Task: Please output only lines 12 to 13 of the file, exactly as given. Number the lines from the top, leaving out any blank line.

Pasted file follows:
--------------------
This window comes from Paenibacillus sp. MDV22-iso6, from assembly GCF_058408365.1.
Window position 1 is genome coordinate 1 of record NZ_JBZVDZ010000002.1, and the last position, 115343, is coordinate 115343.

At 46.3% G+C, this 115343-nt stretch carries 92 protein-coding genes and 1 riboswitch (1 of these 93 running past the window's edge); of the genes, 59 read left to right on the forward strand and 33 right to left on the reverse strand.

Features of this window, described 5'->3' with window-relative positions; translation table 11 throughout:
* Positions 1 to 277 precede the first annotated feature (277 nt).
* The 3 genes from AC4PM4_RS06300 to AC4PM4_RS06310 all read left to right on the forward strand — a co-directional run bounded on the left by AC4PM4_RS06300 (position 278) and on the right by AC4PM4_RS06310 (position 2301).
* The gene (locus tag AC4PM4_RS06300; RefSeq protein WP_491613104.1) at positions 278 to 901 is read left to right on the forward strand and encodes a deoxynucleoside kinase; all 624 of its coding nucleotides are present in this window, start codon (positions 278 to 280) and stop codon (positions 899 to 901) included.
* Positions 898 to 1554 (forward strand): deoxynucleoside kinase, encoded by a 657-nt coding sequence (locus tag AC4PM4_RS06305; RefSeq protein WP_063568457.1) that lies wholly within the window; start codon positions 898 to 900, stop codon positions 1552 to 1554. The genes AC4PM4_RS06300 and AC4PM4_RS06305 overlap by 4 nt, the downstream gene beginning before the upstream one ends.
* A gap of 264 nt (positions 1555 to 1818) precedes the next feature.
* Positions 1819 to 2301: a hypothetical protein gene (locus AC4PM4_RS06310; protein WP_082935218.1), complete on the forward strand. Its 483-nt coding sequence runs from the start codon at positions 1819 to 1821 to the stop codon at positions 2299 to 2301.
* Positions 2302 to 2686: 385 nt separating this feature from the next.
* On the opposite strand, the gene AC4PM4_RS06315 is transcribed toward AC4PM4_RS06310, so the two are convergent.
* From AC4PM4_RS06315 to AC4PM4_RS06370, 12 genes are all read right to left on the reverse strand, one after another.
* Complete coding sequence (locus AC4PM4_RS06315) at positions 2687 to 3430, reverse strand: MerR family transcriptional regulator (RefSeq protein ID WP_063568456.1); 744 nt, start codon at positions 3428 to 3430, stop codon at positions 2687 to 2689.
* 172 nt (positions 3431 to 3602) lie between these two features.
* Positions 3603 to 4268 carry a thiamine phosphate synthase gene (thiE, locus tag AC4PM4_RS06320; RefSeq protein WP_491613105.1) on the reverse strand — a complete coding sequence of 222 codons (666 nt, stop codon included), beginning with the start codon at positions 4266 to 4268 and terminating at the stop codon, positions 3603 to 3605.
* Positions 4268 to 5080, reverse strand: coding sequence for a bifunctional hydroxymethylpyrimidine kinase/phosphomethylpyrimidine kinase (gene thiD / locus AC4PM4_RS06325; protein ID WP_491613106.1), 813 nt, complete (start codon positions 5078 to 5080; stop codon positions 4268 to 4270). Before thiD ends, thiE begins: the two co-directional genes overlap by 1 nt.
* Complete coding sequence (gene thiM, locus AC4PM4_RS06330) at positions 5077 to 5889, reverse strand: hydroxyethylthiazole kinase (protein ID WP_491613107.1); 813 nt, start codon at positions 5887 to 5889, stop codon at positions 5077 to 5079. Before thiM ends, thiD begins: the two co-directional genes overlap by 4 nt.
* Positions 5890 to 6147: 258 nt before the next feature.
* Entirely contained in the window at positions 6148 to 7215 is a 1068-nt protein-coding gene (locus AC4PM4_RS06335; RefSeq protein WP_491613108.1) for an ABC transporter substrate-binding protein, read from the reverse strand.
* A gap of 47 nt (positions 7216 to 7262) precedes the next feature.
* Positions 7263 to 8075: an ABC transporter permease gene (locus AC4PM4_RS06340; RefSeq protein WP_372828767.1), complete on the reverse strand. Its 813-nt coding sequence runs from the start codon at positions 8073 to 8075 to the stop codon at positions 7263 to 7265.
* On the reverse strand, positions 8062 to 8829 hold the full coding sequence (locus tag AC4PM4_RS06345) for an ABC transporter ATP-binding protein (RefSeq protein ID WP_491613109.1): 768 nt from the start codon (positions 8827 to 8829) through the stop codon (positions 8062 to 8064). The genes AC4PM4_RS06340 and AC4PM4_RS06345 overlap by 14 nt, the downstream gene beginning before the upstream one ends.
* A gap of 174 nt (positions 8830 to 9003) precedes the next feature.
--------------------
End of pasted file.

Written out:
* On the opposite strand, the gene AC4PM4_RS06315 is transcribed toward AC4PM4_RS06310, so the two are convergent.
* From AC4PM4_RS06315 to AC4PM4_RS06370, 12 genes are all read right to left on the reverse strand, one after another.